BLUE ECOLOGY IS THE PATHWAY TO REACH WATER RECONCILIATION: “What Blue Ecology offers local government is a foundation, and starting point, that has both Indigenous and non-Indigenous buy-in. I believe this will alone remove some of the fear,” says Michael Blackstock, independent Indigenous scholar and creator of the Blue Ecology methodology

Note to Reader:

Waterbucket eNews celebrates the leadership of individuals and organizations who are guided by the Living Water Smart vision. The edition published on January 24, 2023 previewed the Blue Ecology bridging seminar and primed readers for a panel discussion about interweaving of Indigenous and non-Indigenous perspectives in the Cowichan Valley on Vancouver Island. The seminar goal is to raise the level of awareness of what “water reconciliation” means in practice.



Interweaving is about creating a new form of knowledge

“The research question is, what is water? I am looking at it from both the Indigenous and Western perspectives,” states Michael Blackstock

“My journey started at a theoretical level, but as the concept of Blue Ecology emerged from my research, then I wanted it to be implementable. Like, how do you use this in reality?”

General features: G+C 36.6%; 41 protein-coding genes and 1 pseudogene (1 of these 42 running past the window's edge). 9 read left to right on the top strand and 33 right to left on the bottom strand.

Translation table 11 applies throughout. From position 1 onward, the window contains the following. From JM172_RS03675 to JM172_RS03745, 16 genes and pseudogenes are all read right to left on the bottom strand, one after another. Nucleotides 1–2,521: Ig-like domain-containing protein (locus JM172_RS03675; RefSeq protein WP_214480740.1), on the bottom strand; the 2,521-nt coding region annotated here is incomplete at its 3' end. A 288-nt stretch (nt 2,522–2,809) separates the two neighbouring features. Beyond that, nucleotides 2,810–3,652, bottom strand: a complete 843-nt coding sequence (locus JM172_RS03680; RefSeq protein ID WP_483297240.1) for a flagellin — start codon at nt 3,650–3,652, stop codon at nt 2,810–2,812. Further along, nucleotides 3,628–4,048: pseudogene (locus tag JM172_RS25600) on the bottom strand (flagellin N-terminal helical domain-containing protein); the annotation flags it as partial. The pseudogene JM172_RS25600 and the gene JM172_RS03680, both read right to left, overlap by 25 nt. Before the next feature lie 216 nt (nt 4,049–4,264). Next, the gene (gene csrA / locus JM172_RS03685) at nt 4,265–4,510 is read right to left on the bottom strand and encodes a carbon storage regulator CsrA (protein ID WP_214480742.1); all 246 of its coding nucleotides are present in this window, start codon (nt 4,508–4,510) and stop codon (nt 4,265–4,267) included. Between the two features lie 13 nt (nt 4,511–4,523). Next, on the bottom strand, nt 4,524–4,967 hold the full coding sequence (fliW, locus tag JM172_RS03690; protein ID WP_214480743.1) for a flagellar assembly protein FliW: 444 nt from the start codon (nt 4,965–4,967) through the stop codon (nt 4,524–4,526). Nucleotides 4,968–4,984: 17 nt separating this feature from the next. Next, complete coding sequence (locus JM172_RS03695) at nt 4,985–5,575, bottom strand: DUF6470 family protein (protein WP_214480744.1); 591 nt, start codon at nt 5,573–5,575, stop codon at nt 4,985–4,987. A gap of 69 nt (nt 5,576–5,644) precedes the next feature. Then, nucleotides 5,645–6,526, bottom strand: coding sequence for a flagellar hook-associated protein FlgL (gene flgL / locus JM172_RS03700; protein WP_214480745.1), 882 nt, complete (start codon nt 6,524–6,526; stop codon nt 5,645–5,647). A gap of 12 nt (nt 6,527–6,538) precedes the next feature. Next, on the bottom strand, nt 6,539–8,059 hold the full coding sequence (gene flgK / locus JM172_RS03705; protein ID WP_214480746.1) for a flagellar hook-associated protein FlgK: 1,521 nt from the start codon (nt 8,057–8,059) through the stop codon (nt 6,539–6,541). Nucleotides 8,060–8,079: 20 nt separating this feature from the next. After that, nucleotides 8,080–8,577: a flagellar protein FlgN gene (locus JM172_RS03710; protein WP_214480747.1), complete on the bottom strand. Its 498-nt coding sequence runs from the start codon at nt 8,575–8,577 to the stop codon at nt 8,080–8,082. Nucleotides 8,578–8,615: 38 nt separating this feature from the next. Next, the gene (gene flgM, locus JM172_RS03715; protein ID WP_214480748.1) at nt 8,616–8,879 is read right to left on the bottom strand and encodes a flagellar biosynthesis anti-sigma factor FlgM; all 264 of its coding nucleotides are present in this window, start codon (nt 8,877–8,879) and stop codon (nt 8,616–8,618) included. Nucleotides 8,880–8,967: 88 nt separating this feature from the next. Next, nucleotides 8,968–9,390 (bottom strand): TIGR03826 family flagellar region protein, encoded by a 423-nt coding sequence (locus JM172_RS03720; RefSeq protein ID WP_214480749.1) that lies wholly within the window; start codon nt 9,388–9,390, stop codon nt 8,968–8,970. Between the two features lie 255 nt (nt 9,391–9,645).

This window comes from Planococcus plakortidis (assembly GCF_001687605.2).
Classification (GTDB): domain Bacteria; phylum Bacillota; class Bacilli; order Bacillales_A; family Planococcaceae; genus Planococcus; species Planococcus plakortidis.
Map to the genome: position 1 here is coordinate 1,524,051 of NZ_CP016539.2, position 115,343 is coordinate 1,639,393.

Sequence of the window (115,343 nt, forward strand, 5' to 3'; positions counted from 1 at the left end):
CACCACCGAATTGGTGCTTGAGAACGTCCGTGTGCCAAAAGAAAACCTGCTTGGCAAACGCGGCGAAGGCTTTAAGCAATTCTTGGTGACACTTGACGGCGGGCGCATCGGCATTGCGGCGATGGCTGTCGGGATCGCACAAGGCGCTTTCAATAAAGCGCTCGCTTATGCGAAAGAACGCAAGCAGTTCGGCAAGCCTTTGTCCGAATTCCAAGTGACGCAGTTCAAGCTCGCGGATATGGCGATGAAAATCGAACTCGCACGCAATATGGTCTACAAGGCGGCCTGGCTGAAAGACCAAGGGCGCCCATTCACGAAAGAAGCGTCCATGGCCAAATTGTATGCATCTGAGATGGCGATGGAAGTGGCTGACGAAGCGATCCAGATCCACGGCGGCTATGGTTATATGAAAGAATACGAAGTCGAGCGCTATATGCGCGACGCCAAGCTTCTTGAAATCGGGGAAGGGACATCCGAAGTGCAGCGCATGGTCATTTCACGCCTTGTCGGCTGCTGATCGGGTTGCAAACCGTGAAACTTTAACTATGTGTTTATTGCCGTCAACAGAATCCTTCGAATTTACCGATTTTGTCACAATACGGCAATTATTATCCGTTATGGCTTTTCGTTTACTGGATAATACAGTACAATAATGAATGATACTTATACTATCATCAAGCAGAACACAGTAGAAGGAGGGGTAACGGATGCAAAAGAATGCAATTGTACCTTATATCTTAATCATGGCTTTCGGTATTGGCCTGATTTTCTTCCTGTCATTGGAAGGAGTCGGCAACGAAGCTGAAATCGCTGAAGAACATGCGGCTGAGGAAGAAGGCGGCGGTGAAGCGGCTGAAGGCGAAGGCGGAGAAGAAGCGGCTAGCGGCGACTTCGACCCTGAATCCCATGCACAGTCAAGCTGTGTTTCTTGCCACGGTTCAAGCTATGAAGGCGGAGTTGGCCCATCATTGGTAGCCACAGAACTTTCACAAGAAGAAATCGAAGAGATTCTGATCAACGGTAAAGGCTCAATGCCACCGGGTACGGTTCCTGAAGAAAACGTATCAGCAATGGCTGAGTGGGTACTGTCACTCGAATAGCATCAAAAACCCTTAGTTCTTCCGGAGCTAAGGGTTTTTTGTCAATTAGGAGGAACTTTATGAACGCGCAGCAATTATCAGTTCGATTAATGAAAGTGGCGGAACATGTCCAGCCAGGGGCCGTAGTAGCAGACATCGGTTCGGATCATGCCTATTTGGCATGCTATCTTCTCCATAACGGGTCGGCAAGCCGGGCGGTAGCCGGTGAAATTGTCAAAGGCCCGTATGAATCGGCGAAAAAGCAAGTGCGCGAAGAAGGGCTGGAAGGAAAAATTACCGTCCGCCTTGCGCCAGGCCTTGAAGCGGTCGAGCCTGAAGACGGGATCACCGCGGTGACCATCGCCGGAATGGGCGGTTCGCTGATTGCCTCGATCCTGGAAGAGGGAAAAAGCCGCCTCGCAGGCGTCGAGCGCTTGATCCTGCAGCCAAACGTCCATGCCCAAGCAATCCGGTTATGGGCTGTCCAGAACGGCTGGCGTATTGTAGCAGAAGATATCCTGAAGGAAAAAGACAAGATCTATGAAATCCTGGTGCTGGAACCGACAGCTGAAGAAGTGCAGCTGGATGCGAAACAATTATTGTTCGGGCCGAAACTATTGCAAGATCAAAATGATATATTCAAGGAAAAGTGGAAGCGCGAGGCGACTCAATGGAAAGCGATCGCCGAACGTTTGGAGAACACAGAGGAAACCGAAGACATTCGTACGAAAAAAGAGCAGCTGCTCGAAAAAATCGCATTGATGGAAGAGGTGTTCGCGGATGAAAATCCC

“My philosophy is that only collaboration will get us through the real tough problems. We need everybody at the table to harness all the energy and the diverse thinking to be able to solve complex problems such as climate change.”

Hope lies with local government and local knowledge

“I have been reflecting on the recent UN climate change conference in Egypt. It seems that the wind is coming out of the sails. It seems like climate adaptation is too big a hill for nation level governments to climb and solve.”

“My hope lies in local government because local people understand their local area. And at the local scale, we are able to self-organize better on specific execution of executable tasks.”

“I have lived in many communities throughout BC and have learned that those towns each have their own culture. So, local knowledge is important, whether it is Indigenous or non-Indigenous. Local knowledge is really key.”

“With the Blue Ecology bridging seminar, my hope lies in Indigenous and non-Indigenous communities working together, with a foundation that was designed to be jointly respectful of each other’s way of thinking, rather than trying to adapt one to the other. It is a joint foundation. Then build the house based on local knowledge.”

“When non-Indigenous people do not engage or they back away, I have observed that it is usually due to FEAR. They are not used to working with Indigenous people; they are afraid of saying or doing the wrong thing. So, the easy thing to do is pull back and not do it.”

“What Blue Ecology offers is a foundation that has Indigenous buy-in and non-Indigenous buy-in that will remove some of the fear so they can move towards the hope spectrum. We can collaborate so that there is not that fear,” concludes Michael Blackstock


To read the complete story published on January 24th 2023, download a PDF copy of Living Water Smart in British Columbia: A Pathway to Water Reconciliation and Resilience at the Local Scale.